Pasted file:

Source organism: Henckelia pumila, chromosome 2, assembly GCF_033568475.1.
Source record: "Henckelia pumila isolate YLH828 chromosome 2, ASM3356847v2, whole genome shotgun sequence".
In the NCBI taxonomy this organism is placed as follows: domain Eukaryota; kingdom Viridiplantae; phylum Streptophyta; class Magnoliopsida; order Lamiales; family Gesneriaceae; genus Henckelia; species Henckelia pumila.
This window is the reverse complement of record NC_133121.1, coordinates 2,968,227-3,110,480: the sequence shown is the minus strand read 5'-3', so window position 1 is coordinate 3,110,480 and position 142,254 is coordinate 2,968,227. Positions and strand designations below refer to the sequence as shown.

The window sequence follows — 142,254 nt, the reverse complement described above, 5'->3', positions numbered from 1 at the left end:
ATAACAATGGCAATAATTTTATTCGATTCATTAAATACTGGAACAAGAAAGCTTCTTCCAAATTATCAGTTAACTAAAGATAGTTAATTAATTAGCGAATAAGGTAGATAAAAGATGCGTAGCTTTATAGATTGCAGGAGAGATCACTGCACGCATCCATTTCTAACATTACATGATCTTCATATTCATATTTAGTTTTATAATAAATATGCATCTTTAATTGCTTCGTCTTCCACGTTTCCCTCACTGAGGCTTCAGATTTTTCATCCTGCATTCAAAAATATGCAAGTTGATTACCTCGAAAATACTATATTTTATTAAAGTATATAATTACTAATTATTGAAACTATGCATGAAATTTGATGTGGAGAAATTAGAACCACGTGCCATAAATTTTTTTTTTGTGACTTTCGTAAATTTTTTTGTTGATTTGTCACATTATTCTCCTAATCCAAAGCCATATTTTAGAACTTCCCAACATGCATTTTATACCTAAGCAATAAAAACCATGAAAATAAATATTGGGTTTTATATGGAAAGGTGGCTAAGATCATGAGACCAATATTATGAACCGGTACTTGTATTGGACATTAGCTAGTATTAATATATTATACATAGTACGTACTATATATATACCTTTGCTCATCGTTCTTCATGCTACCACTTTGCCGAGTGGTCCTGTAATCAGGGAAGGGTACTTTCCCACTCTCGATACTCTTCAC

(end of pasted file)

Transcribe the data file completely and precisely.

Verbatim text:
Source organism: Henckelia pumila, chromosome 2, assembly GCF_033568475.1.
Source record: "Henckelia pumila isolate YLH828 chromosome 2, ASM3356847v2, whole genome shotgun sequence".
In the NCBI taxonomy this organism is placed as follows: domain Eukaryota; kingdom Viridiplantae; phylum Streptophyta; class Magnoliopsida; order Lamiales; family Gesneriaceae; genus Henckelia; species Henckelia pumila.
This window is the reverse complement of record NC_133121.1, coordinates 2,968,227-3,110,480: the sequence shown is the minus strand read 5'-3', so window position 1 is coordinate 3,110,480 and position 142,254 is coordinate 2,968,227. Positions and strand designations below refer to the sequence as shown.

The window sequence follows — 142,254 nt, the reverse complement described above, 5'->3', positions numbered from 1 at the left end:
ATAACAATGGCAATAATTTTATTCGATTCATTAAATACTGGAACAAGAAAGCTTCTTCCAAATTATCAGTTAACTAAAGATAGTTAATTAATTAGCGAATAAGGTAGATAAAAGATGCGTAGCTTTATAGATTGCAGGAGAGATCACTGCACGCATCCATTTCTAACATTACATGATCTTCATATTCATATTTAGTTTTATAATAAATATGCATCTTTAATTGCTTCGTCTTCCACGTTTCCCTCACTGAGGCTTCAGATTTTTCATCCTGCATTCAAAAATATGCAAGTTGATTACCTCGAAAATACTATATTTTATTAAAGTATATAATTACTAATTATTGAAACTATGCATGAAATTTGATGTGGAGAAATTAGAACCACGTGCCATAAATTTTTTTTTTGTGACTTTCGTAAATTTTTTTGTTGATTTGTCACATTATTCTCCTAATCCAAAGCCATATTTTAGAACTTCCCAACATGCATTTTATACCTAAGCAATAAAAACCATGAAAATAAATATTGGGTTTTATATGGAAAGGTGGCTAAGATCATGAGACCAATATTATGAACCGGTACTTGTATTGGACATTAGCTAGTATTAATATATTATACATAGTACGTACTATATATATACCTTTGCTCATCGTTCTTCATGCTACCACTTTGCCGAGTGGTCCTGTAATCAGGGAAGGGTACTTTCCCACTCTCGATACTCTTCAC